The BNO-055 breakout board communicates via I2C (default), UART, or HID-I2C protocol for Windows 8. These latter functions can be accessed by the PS0 and PS1 pins; (0,0) is the default I2C including fast (400 kHz) I2C communication. (0,1) is UART RX/TX communication through the same pins as SDA/SCL. (1,0) is the HID-I2C mode specific to Windows 8. These choices are made by soldering jumpers on the back of the breakout board.
The BNO-055 breakout board also breaks out the device reset, which is triggered by setting the reset pin low. The LSB of the I2C address can be changed via the ADO pin by soldering a junction in the back of the board. And lastly, the BNO-055 breakout board can be used as a conventional sensor breakout board by soldering jumpers on the back to take 3V3 and GND from the board edge so it is convenient to mount the sensor in a breadboard and connect it to an Arduino (3V3 only! Use a logic level converter for 5V operation) microcontroller.
On the latest version of the board, I did not break out the boot pin since Bosch has told me they do not expect users to change the firmware. I notice that the first batch of BNO-055 chips has firmware version 02.B0 while the data sheet says it should be 03.04. So apparently, the firmware does change and I will redesign the board to breakout the boot pin so future firmware upgrades are possible.
I packed a lot of versatility in a small (0.7 in x 0.5 in) breakout board that will allow almost anybody the benefit of sophisticated 9-axis sensor fusion with ease.
Order the BNO-055 pc boards from OSH Park and make your own, or buy a fully assembled and tested breakout board from me and see what the latest motion sensor technology can do for you!
There is a working Arduino (Teensyduino) sketch to allow most of the features of this BNO-055 sensor to be used and is available at GitHub. The sketch parametrizes the sensor registers, initializes the device, calibrates the accelerometer, gyro, and magnetometer, sets up both the hardware and software sensor fusion, and outputs scaled sensor data as well as yaw, pitch, and roll, and quaternions, etc. My initial testing shows the hardware sensor fusion works well and is very stable. The hardware sensor fusion is updated at a fixed 100 Hz. The software sensor fusion responds at an update rate between 300 and 400 Hz when the Teensy 3.1 processor speed is set to 48 MHz depending on the amount of data output requested. The hardware sensor fusion results compare well with the open-source sensor fusion results except, as in the case of the MAX21100, there seems to be a relative rotation between the hardware yaw and the software yaw. This has to do with the different reference frames used in the two algorithms but I haven't yet figured out how to properly align them to agree.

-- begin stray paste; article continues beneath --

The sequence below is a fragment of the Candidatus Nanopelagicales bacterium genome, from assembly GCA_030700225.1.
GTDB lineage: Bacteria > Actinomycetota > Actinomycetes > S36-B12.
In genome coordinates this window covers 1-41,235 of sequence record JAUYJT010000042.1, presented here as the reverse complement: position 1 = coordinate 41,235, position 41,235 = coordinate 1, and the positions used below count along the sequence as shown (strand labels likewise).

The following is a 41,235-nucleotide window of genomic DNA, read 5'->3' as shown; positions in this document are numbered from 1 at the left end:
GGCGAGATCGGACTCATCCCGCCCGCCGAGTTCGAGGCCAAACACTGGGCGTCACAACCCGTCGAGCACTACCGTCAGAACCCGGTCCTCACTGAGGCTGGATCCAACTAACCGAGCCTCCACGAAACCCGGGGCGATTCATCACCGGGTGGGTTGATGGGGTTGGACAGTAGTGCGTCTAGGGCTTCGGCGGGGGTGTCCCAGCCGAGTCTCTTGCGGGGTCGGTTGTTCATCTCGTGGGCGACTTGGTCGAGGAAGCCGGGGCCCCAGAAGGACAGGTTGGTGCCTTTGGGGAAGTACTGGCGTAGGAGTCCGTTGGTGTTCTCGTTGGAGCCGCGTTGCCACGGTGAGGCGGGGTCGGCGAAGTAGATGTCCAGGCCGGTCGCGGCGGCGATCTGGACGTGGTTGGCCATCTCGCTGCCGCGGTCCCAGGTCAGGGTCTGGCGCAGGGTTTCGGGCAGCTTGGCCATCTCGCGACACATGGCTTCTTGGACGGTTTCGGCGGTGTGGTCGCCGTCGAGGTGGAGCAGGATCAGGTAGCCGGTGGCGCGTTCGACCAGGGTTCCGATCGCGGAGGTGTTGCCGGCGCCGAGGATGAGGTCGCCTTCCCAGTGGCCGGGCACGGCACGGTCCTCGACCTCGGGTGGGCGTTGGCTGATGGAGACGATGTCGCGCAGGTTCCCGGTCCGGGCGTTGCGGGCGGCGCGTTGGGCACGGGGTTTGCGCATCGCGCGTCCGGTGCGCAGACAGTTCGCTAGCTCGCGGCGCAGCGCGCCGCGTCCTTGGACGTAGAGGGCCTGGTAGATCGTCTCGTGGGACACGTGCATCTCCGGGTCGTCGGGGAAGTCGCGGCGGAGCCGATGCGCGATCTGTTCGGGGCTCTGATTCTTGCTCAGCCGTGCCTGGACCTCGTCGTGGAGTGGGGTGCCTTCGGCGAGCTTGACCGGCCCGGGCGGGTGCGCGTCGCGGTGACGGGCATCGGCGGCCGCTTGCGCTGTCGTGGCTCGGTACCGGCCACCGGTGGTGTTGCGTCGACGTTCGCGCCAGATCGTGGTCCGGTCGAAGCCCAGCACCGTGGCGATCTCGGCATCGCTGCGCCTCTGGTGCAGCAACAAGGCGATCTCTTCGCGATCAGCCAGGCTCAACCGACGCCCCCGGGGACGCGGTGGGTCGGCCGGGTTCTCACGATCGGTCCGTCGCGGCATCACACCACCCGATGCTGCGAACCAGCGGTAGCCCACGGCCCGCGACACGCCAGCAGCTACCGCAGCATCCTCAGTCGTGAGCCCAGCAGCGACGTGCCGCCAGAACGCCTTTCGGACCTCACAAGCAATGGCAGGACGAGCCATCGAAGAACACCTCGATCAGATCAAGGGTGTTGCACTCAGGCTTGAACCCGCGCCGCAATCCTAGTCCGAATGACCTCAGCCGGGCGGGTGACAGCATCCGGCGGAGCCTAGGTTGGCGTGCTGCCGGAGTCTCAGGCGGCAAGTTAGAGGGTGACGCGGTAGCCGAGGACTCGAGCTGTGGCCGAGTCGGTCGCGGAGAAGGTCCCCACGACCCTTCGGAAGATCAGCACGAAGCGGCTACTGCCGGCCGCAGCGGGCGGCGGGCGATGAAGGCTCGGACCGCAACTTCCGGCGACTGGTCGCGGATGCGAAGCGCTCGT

As far as I know, there is no export control of this item so it will ship anywhere without restriction. Also, being relatively new and in short supply the BNO-055 is selling for more than other 9-axis motion sensors which, unfortunately, must be reflected in the price of the breakout board.
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Daniel | Jan. 27, 2017
Martin | Aug. 24, 2016
Dan | July 13, 2016
Bradley | March 7, 2016
Michael | Jan. 17, 2016
Alf | Oct. 22, 2015
David | July 27, 2015
Thibaut | July 1, 2015
Clint | June 18, 2015
Matthew | June 9, 2015
Ted | April 13, 2015
Robert | Jan. 27, 2015
Marco | Jan. 15, 2015
Bruce | Nov. 24, 2014
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One-man maker shop with a focus on appallingly small, value-added products. Specialties include motion sensing and motion control applications.
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See here for my story: https://www.maker.io/en/interviews/2016/interview-with-kris-winer---pesky-products